You finally ask:

Do the more restrictive Appropriations Act riders of the Parks and Wildlife Department and Alcoholic Beverage Commission conflict with the general law?

The following rider is appended to the appropriation to the Parks and Wildlife Department:

It is expressly provided that the Parks and Wildlife Department pay hazardous duty pay to all commissioned law enforcement personnel of the department. The amounts to be paid to each individual position shall be based on the length of service in law enforcement within the department at the rate of Seven Dollars ($7) per month for each year of service up to and including thirty years of service.

Acts 1985, 69th Leg., ch. 980, art. I, rider 6, at budget 154 (I-147). This rider attempts to base hazardous duty pay on "the length of service in law enforcement within the department...." It is inconsistent with article 6252-20b, which requires hazardous duty pay to be based on all service in the agency. To the extent the rider conflicts with article 6252-20b, V.T.C.S., it is invalid.

The following rider applies to the Alcoholic Beverage Commission:

Funds appropriated above include hazardous duty pay and may be paid to any of the following commissioned law enforcement personnel:

Chief, Enforcement and Marketing Practices

Assistant Chief, Enforcement and Marketing Practices

District Supervisor

Assistant District Supervisor

Senior Agent

Agent III

Agent II

Agent I

Hazardous duty pay shall be based on length of service in the commissioned law enforcement positions listed above, and shall be paid at a rate of Seven Dollars ($7) per month per year for each year of service through thirty (30) years of service.

It is further provided that individuals in the following classified positions who are receiving hazardous duty pay as of August 31, 1981, shall continue to receive hazardous duty pay for the biennium ending August 31, 1987. Individuals hired for the following positions after August 31, 1981, are not entitled to receive hazardous duty pay:

Port of Entry Supervisor

Port of Entry Inspector II

Port of Entry Inspector I

Supervising Auditor II

Supervising Auditor I

Auditor III

Auditor II

Auditor I

Assistant Director, Auditing and Tax Reporting

Senior Tax Auditor (Emphasis added).

Acts 1985, 69th Leg., ch. 980, art. I, rider 7, at budget 29 (I-22). This provision, like the rider to the Parks and Wildlife appropriation, attempts to base hazardous duty pay on length of service in law enforcement positions. To the extent the rider does so, it is invalid because it is inconsistent with general law.

The above rider is inconsistent with article 6252-20b, V.T.C.S., in another way. The general law provides that "all commissioned law enforcement personnel of the Texas Alcoholic Beverage Commission ... are entitled to hazardous duty pay...." V.T.C.S. art. 6252-20b. Article 6252-20b, V.T.C.S., gives commissioned law enforcement personnel of the Alcoholic Beverage Commission a right to hazardous duty pay while the rider appears to make it discretionary with the agency. Finally, the Alcoholic Beverage Commission rider lists specific commissioned law enforcement personnel who may receive hazardous duty pay and certain classified employees who receive or do not receive hazardous duty pay depending on their employment. We do not know if this list includes all the commissioned law enforcement personnel of the Alcoholic Beverage Commission. See Attorney General Opinion H-198 (1974). Nor do we know if the classified positions listed are all law enforcement positions or if the responsibilities attached to those positions have changed so that they no longer will be law enforcement positions after the dates stated in the rider. However, we can conclude that the rider is inconsistent with article 6252-20b, V.T.C.S., and therefore invalid, to the extent it denies hazardous duty pay to persons who are commissioned law enforcement officers of the agency or provides it to persons who are not law enforcement officers.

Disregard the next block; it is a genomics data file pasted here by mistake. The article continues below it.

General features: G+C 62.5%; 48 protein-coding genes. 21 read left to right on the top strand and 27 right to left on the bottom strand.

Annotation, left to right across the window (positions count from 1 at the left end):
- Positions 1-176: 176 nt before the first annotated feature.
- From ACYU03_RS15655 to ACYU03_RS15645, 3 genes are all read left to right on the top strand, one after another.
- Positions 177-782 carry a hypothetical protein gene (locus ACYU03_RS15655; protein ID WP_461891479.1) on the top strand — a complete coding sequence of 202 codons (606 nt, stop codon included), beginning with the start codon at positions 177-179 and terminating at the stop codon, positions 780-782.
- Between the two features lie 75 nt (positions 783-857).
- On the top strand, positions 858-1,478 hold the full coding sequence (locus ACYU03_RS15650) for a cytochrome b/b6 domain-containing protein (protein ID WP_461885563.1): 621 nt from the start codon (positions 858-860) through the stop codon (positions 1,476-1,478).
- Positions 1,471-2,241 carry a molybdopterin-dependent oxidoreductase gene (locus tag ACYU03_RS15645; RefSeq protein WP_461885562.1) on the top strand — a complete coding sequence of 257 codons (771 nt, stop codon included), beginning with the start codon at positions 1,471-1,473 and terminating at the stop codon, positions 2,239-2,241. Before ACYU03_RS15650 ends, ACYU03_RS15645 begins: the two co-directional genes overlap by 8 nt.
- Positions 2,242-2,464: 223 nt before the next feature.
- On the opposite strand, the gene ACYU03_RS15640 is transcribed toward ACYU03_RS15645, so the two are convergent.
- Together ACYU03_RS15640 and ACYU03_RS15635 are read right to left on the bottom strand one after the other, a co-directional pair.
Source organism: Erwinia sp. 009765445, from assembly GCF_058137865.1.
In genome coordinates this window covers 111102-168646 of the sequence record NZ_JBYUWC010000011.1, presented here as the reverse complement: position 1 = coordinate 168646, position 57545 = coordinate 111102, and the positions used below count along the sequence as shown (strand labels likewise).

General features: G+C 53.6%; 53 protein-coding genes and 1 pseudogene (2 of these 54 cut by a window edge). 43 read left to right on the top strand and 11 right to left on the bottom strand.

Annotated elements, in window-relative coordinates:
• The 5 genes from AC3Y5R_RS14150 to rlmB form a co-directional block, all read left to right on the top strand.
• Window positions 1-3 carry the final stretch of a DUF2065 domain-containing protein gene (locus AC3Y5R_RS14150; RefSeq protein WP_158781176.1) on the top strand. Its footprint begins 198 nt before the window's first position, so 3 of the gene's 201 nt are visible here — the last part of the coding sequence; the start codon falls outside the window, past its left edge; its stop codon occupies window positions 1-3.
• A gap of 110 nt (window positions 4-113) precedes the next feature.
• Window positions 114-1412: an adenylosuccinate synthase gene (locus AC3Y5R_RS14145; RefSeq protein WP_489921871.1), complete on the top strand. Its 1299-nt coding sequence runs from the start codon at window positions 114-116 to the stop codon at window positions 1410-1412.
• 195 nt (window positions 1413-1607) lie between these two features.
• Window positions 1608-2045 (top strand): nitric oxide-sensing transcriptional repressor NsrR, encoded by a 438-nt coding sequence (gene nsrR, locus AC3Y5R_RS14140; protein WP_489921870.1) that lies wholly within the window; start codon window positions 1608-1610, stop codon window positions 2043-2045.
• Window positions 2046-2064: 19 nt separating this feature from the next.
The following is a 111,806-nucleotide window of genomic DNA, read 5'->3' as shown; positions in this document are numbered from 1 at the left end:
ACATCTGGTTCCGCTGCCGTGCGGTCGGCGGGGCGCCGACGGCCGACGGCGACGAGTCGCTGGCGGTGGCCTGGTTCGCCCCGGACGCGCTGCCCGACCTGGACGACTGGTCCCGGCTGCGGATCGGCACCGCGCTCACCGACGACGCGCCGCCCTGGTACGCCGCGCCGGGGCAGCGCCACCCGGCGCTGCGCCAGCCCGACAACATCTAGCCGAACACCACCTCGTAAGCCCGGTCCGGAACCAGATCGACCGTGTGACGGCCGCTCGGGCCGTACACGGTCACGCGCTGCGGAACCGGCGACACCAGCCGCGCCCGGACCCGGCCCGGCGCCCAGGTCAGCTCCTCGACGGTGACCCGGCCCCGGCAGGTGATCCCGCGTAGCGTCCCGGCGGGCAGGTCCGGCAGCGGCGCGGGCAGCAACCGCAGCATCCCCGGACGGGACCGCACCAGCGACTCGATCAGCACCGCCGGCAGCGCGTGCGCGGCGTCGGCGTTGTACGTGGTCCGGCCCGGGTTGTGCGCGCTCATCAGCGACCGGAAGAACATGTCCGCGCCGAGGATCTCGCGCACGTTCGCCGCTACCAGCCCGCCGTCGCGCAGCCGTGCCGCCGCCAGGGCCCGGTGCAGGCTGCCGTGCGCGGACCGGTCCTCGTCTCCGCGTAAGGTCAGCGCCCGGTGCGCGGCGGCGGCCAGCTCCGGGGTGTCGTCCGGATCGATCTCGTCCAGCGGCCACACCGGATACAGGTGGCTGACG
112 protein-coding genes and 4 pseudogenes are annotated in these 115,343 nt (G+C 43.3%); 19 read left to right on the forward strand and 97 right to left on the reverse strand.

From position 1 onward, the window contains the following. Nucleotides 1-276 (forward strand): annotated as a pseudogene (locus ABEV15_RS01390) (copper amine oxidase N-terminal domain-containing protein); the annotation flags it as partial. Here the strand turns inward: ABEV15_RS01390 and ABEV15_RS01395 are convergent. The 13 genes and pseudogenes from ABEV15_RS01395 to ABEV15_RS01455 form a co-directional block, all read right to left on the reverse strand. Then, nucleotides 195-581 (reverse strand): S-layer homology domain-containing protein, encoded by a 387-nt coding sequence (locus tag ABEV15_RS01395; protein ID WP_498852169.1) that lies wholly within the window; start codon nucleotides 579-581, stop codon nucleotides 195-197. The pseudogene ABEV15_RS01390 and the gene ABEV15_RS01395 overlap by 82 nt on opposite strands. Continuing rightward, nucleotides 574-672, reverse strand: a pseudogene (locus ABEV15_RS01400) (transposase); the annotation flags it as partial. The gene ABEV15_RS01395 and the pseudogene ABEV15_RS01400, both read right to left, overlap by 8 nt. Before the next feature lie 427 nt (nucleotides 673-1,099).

SUMMARY

Article 6252-20b, V.T.C.S., provides hazardous duty pay to law enforcement personnel of specific state agencies, based on all service for that agency. Article V, section 2(c) of the current General Appropriations Act, which purports to allow transfer of credit for hazardous duty pay from one agency to another, is invalid because it is inconsistent with article 6252-20b. The riders on hazardous duty pay found in the appropriations to the Parks and Wildlife Department and the Alcoholic Beverage Commission are invalid to the extent they conflict with article 6252-20b, V.T.C.S.

      Very truly yours,

      Mattox signature

      Jim Mattox
      Attorney General of Texas

      Jack Hightower
      First Assistant Attorney General

      Mary Keller
      Executive Assistant Attorney General

      Judge Zollie Steakley
      Special Assistant Attorney General

      Rick Gilpin
      Chairman
      Opinion Committee

      Prepared by
      Susan L. Garrison
      Assistant Attorney General